7. … when people rank music, very often men come in at the top, and women lower. That’s because, they say, of bigotry against women musicians.

    Well, all I can say is that my taste in music runs pretty much along the same lines as Ray Wylie Hubbard’s in “Chick Singer, Badass Rockin'”:

  8. There is no denying that people despite their merit were held back for many reasons and today its being addressed. There is a legit risk that attempting to heal past wounds would result in a mirror image of the past happening at the expense of meritocracy and talent.

  9. What fraction of, say, classical rock has been made by men? I’d guess> 75%. Given that, my favorite albums divide roughly in proportion to what’s out there by male/female leads, with maybe a slight bias towards men. And that’s because my favorite bands are male dominated. (I would also say, the 90’s were a great decade for female rock artists. Just noted this making a playlist for my daughter, which was about 60/40 men/women.)

    And, oh yeah, dummest article ever. It really does harm (violence??) to all the authors and articles claiming systematic bias of any kind.

  10. “Inequities don’t constitute evidence for misogyny going on now..”

    I could agree that if there are consistent and measurable large scale inequities, then bigotry could be treated as a working hypothesis until it’s weeded out using the methods of science. It looks like it has been so weeded. This just seems to affirm that it’s not uncommon to learn the tools of science without learning anything about the nature of science itself. Scientists end up being among the most scientifically illiterate.

  11. “What Your Favorite Music Says…”

    Ah, of course. Any reader is already assumed to be a misogynist, because everyone is a misogynist, because we live in a systemically racist cisheteropatriarchy, and thus our souls are all imbued with misogyny (among many other undesirable traits).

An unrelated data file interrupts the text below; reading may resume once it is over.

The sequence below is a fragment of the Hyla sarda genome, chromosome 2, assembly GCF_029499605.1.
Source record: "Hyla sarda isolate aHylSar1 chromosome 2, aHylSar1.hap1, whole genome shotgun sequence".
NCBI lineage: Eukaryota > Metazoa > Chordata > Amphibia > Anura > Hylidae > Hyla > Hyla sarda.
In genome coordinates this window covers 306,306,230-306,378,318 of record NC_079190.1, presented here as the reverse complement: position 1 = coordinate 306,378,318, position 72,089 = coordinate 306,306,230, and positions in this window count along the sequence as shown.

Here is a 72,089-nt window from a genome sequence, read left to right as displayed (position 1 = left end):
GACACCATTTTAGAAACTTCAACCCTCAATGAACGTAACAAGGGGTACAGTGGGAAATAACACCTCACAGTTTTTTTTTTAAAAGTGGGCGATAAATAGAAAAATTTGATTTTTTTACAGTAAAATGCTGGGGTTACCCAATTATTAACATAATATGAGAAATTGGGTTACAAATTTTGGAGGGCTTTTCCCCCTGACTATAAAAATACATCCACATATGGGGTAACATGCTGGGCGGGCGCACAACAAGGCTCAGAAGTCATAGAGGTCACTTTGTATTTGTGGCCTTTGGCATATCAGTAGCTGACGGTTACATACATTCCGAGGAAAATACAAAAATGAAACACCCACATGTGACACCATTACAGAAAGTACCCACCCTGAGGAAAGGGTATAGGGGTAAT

Of course, this naturally leads to the conclusion that we must build enormous institutions with ever-ballooning budgets, and their tendrils must reach into every part of every person’s life, so that we may weed out all the nastiness with which we all have been burdened by dint of our mere existence here in this time and place in the universe.

    Original sin is calling; it wants its cudgel back.

  12. I like the music I like (including plenty of female musicians or acts with females in them).

    American Scientist can, as they say, “ram it.”

  13. Prejudice against women in science always make me think of David Hilbert’s remark when he wanted to hire Emmy Noether at Göttingen in spite of their prejudice against women: “Meine Herren, eine Universität ist doch keine Badeanstalt.” A university is no bathing house.

    1. That’s an interesting quote because it shows how liberal Hilbert was for his time, but these days segregated swimming for men and women exists only in the most illiberal places and anyone supporting it would be considered conservative or reactionary.

      The (very well known) mathematician Felix Klein turned down a job at Göttingen because he thought it absurd that he was offered a job and Noether wasn’t.

  14. The subject of prejudice against women in science makes me think of David HIlbert’s remark when he wanted to get the University of Göttingen to hire Emmy Noether: “Meine Herren, eine Universität ist doch keine Badeanstalt.” Gentlemen, a university is not a bath house.

  15. Big issue with their population sample, which is listeners of a public radio station on Philadelphia. Can the study authors show us men and women listen in equal proportions to that radio station? Does the station have talk programming, rock music, jazz, pop or classical according to a schedule? Are audience figures equally distributed among the sexes for each programme? It would not surprise me if there were sex differences in the audiences, say, for talk radio and jazz. The inutility of this as an unbiased sample is highlighted by an easy alternative: why not ask all pupils at a number of high schools for their favourite musicians? There will be very few girls who don’t mention Taylor Swift or Beyonce, and you’ll end up with a different impression entirely.
    As for the nine-hour male only part – place that at the door of the producer who drew up the playlist. And how he, or she, connects with STEM employment beats me!